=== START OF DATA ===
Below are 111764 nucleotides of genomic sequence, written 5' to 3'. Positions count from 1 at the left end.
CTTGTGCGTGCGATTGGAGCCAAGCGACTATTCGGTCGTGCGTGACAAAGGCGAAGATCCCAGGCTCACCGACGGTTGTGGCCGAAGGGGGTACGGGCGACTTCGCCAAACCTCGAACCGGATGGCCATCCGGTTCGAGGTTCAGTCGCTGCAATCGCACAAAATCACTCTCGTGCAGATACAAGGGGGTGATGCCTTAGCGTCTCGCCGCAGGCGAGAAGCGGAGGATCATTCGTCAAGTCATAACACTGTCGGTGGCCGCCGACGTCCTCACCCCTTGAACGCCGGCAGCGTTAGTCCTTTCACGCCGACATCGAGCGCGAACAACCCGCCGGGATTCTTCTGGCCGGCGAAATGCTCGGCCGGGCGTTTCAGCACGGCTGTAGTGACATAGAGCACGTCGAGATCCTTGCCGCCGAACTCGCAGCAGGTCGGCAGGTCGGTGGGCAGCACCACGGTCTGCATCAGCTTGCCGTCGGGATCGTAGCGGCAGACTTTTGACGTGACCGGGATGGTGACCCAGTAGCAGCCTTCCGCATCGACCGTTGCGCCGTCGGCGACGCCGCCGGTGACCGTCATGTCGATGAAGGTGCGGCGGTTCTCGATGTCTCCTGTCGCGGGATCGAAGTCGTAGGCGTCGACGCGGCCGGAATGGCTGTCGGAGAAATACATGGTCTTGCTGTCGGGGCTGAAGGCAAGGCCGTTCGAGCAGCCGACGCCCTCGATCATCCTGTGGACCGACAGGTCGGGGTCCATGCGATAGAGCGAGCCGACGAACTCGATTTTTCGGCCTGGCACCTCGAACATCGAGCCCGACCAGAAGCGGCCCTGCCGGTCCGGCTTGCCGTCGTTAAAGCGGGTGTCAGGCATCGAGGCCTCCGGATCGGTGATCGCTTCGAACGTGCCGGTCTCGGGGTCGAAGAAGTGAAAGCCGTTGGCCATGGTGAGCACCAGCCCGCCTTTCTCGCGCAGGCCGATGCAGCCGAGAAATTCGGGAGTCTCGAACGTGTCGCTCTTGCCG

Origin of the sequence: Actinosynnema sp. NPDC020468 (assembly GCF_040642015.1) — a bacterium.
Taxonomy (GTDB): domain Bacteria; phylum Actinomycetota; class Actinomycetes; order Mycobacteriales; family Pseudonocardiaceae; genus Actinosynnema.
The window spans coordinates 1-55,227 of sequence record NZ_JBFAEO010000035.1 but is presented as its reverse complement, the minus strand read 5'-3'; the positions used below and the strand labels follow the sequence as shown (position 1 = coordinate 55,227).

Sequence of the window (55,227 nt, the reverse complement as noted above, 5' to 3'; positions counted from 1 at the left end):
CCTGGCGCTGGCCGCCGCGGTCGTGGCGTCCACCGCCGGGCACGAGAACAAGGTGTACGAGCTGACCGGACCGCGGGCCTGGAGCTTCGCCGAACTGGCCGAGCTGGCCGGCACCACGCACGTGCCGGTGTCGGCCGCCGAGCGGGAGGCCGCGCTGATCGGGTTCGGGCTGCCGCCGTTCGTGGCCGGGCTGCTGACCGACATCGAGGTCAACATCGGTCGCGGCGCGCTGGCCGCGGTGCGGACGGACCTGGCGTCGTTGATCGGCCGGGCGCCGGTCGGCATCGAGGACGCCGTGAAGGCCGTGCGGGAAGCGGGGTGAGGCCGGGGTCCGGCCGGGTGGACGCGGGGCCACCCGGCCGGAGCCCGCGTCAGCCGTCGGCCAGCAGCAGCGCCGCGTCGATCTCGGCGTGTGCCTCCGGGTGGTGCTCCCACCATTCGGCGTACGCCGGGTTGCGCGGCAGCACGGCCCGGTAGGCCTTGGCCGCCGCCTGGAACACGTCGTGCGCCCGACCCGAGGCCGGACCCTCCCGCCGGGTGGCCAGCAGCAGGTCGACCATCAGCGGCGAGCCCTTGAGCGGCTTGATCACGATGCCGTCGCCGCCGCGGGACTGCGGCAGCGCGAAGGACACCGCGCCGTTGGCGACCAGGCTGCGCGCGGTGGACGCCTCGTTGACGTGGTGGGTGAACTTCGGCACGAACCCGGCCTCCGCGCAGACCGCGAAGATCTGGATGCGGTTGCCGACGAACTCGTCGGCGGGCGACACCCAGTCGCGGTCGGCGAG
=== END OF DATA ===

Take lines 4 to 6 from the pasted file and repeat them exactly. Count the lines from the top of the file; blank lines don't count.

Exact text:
Taxonomy (GTDB): domain Bacteria; phylum Actinomycetota; class Actinomycetes; order Mycobacteriales; family Pseudonocardiaceae; genus Actinosynnema.
The window spans coordinates 1-55,227 of sequence record NZ_JBFAEO010000035.1 but is presented as its reverse complement, the minus strand read 5'-3'; the positions used below and the strand labels follow the sequence as shown (position 1 = coordinate 55,227).

Sequence of the window (55,227 nt, the reverse complement as noted above, 5' to 3'; positions counted from 1 at the left end):